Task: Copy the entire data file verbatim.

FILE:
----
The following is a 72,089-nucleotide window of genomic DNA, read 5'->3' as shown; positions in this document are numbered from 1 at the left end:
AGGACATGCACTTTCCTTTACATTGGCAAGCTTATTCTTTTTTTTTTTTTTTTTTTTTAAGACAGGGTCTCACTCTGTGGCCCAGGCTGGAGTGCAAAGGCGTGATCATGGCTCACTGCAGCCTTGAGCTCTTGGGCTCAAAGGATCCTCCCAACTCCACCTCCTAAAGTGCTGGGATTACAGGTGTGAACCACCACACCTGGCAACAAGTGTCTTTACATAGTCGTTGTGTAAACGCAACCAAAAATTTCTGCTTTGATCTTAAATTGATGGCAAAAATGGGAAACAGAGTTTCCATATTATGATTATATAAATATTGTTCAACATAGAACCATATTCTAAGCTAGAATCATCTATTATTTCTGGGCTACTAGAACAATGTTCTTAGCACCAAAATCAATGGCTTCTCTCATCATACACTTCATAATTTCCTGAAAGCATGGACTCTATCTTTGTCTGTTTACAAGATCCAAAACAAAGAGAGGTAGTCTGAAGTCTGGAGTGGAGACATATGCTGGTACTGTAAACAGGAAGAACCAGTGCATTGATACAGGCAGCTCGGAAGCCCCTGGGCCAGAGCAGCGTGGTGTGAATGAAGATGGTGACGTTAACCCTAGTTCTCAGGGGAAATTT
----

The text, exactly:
The following is a 72,089-nucleotide window of genomic DNA, read 5'->3' as shown; positions in this document are numbered from 1 at the left end:
AGGACATGCACTTTCCTTTACATTGGCAAGCTTATTCTTTTTTTTTTTTTTTTTTTTTAAGACAGGGTCTCACTCTGTGGCCCAGGCTGGAGTGCAAAGGCGTGATCATGGCTCACTGCAGCCTTGAGCTCTTGGGCTCAAAGGATCCTCCCAACTCCACCTCCTAAAGTGCTGGGATTACAGGTGTGAACCACCACACCTGGCAACAAGTGTCTTTACATAGTCGTTGTGTAAACGCAACCAAAAATTTCTGCTTTGATCTTAAATTGATGGCAAAAATGGGAAACAGAGTTTCCATATTATGATTATATAAATATTGTTCAACATAGAACCATATTCTAAGCTAGAATCATCTATTATTTCTGGGCTACTAGAACAATGTTCTTAGCACCAAAATCAATGGCTTCTCTCATCATACACTTCATAATTTCCTGAAAGCATGGACTCTATCTTTGTCTGTTTACAAGATCCAAAACAAAGAGAGGTAGTCTGAAGTCTGGAGTGGAGACATATGCTGGTACTGTAAACAGGAAGAACCAGTGCATTGATACAGGCAGCTCGGAAGCCCCTGGGCCAGAGCAGCGTGGTGTGAATGAAGATGGTGACGTTAACCCTAGTTCTCAGGGGAAATTT